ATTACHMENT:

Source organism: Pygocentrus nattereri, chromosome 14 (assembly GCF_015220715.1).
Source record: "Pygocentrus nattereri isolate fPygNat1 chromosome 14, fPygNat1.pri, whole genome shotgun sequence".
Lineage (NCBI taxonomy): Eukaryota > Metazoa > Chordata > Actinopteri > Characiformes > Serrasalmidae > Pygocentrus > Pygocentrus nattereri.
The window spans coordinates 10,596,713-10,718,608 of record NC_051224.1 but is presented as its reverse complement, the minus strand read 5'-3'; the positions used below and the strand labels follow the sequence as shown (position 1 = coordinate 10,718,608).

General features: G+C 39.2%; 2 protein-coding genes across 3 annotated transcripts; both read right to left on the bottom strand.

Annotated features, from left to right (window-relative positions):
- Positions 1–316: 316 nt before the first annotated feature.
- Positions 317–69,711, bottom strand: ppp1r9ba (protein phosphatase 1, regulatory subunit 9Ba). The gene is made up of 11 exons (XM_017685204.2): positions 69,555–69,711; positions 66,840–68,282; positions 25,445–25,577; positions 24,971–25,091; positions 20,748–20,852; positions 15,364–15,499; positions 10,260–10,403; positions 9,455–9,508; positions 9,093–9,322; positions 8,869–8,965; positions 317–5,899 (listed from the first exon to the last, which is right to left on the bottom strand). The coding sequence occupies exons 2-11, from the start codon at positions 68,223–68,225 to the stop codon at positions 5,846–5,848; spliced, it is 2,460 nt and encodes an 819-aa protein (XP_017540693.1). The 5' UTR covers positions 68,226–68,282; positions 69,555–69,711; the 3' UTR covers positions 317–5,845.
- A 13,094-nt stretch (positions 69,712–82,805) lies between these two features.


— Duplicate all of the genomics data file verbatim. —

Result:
Source organism: Pygocentrus nattereri, chromosome 14 (assembly GCF_015220715.1).
Source record: "Pygocentrus nattereri isolate fPygNat1 chromosome 14, fPygNat1.pri, whole genome shotgun sequence".
Lineage (NCBI taxonomy): Eukaryota > Metazoa > Chordata > Actinopteri > Characiformes > Serrasalmidae > Pygocentrus > Pygocentrus nattereri.
The window spans coordinates 10,596,713-10,718,608 of record NC_051224.1 but is presented as its reverse complement, the minus strand read 5'-3'; the positions used below and the strand labels follow the sequence as shown (position 1 = coordinate 10,718,608).

General features: G+C 39.2%; 2 protein-coding genes across 3 annotated transcripts; both read right to left on the bottom strand.

Annotated features, from left to right (window-relative positions):
- Positions 1–316: 316 nt before the first annotated feature.
- Positions 317–69,711, bottom strand: ppp1r9ba (protein phosphatase 1, regulatory subunit 9Ba). The gene is made up of 11 exons (XM_017685204.2): positions 69,555–69,711; positions 66,840–68,282; positions 25,445–25,577; positions 24,971–25,091; positions 20,748–20,852; positions 15,364–15,499; positions 10,260–10,403; positions 9,455–9,508; positions 9,093–9,322; positions 8,869–8,965; positions 317–5,899 (listed from the first exon to the last, which is right to left on the bottom strand). The coding sequence occupies exons 2-11, from the start codon at positions 68,223–68,225 to the stop codon at positions 5,846–5,848; spliced, it is 2,460 nt and encodes an 819-aa protein (XP_017540693.1). The 5' UTR covers positions 68,226–68,282; positions 69,555–69,711; the 3' UTR covers positions 317–5,845.
- A 13,094-nt stretch (positions 69,712–82,805) lies between these two features.